So in honor of my 30th birthday, I splurged and got one. About five minutes after unboxing it and turning it on, I could tell I'd made the right decision. It works flawlessly—audio from an optical cable is downmixed into Dolby Headphone Surround and played back through my beloved AKGs. And let me tell you, for an audio-centric guy like me, the change to headphone surround is huge. It's kind of the next best thing to getting an entirely new console.

Turning on headphone surround pushes the game's audio back and outwards, granting each sound effect depth and placement. It's particularly noticeable on open-world games with great audio design like Red Dead Redemption and Far Cry 2. It's also been a good way to parse the differences between different games' sound work, such as between Assasin's Creed: Brotherhood and last year's Assassin's Creed II. In the new game, effects placement has been greatly improved, with voices coming and going as Ezio moves about Rome. It's the kind of thing I'd never have noticed before, and it's awesome.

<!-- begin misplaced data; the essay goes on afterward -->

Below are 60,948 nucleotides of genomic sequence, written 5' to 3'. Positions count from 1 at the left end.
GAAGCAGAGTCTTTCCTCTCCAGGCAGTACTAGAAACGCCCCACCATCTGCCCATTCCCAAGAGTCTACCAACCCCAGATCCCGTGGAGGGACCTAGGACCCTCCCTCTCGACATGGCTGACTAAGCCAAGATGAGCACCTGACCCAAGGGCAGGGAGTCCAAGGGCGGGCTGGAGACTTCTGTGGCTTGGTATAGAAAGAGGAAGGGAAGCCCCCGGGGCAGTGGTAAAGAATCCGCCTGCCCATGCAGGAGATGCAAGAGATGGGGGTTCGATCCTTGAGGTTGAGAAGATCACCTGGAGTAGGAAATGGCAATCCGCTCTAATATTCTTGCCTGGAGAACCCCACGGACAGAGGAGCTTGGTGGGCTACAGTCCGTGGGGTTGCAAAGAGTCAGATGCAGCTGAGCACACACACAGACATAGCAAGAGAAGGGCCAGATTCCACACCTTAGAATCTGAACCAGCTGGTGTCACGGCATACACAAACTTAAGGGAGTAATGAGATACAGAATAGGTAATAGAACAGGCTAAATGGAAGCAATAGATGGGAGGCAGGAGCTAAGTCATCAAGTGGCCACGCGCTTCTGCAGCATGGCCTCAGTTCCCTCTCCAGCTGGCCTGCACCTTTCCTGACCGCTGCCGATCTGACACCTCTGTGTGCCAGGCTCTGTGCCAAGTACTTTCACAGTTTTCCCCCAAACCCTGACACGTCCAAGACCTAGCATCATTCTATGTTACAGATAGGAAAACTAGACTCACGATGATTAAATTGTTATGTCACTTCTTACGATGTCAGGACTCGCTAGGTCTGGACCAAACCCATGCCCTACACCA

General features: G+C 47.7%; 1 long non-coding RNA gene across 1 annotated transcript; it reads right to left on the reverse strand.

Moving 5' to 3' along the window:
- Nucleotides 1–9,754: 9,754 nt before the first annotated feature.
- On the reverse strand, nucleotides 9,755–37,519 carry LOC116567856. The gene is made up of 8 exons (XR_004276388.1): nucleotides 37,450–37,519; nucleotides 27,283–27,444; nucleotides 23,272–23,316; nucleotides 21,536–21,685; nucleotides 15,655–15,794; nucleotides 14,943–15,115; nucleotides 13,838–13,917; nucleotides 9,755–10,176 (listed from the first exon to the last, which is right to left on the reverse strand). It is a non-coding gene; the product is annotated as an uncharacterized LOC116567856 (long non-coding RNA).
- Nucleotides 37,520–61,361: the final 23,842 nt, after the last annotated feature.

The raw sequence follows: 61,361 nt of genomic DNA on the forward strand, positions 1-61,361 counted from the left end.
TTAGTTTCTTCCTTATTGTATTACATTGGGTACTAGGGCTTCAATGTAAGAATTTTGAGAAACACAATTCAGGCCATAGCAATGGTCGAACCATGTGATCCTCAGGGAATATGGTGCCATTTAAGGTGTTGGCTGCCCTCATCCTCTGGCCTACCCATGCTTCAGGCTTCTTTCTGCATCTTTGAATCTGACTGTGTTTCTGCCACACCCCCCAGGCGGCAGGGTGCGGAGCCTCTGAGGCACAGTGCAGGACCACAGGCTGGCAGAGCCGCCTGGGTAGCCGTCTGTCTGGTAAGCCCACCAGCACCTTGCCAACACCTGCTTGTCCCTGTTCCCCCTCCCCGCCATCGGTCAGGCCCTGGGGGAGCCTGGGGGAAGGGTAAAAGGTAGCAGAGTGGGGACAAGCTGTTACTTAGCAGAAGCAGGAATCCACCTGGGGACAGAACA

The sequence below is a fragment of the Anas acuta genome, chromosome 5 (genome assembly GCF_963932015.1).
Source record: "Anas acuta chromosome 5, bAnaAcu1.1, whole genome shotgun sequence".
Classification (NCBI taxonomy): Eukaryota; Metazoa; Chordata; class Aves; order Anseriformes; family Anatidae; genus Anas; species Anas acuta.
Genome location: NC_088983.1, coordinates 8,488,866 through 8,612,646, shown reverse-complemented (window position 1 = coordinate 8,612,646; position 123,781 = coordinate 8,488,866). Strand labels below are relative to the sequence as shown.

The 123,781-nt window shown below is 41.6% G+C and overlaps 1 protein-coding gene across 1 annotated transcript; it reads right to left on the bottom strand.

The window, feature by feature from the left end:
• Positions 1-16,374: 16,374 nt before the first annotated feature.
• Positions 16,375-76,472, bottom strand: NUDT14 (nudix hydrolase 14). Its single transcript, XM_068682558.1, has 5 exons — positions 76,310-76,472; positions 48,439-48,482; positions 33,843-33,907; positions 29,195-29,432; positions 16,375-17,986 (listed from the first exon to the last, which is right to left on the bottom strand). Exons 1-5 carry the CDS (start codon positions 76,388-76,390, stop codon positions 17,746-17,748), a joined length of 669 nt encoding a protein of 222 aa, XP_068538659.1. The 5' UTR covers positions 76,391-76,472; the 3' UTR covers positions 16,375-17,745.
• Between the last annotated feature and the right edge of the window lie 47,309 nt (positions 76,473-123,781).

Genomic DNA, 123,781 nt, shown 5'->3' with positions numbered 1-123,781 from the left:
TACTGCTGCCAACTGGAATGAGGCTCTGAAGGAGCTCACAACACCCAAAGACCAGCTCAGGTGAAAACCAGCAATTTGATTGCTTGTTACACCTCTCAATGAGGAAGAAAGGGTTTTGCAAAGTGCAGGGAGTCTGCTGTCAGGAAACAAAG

Voice integration is also a snap. I put a small Skype mic over my AKGs and plug it into the Astro's headphone-in, then run a second cable from the mixamp to my 360 controller. The amp splits its output between game audio and voice audio and allows me to adjust the balance between the two with a knob, and it works without a hitch. Finally, after years of joining an Xbox Live party with a friend only to hear "You there bro? Hello? Helloooo?" I've got something that works well, every time.

As accessories go, the Mixamp is definitely a bit on the hardcore side; I paid $130 for mine (though I recommend getting the rechargeable battery pack as well, though, so final price was a bit more). But happily, it turns out the company is in the midst of releasing a wireless version for only $99 through their site. So, it's not a TOTAL wallet-buster.

And when it comes down to it, I absolutely feel as though I got my money's worth. The A40 is a nice-looking, cleanly designed, intuitive and well-made piece of audio gear, and it freakin' works. From the comfort of my favorite pair of headphones, I can finally chat with my friends online, swap war stories, share tactics, and debate who gets the chainsaw and who takes the gas can. And of course, should we ever feel the need to turn on one another, I'll be able to hear right where they're hiding.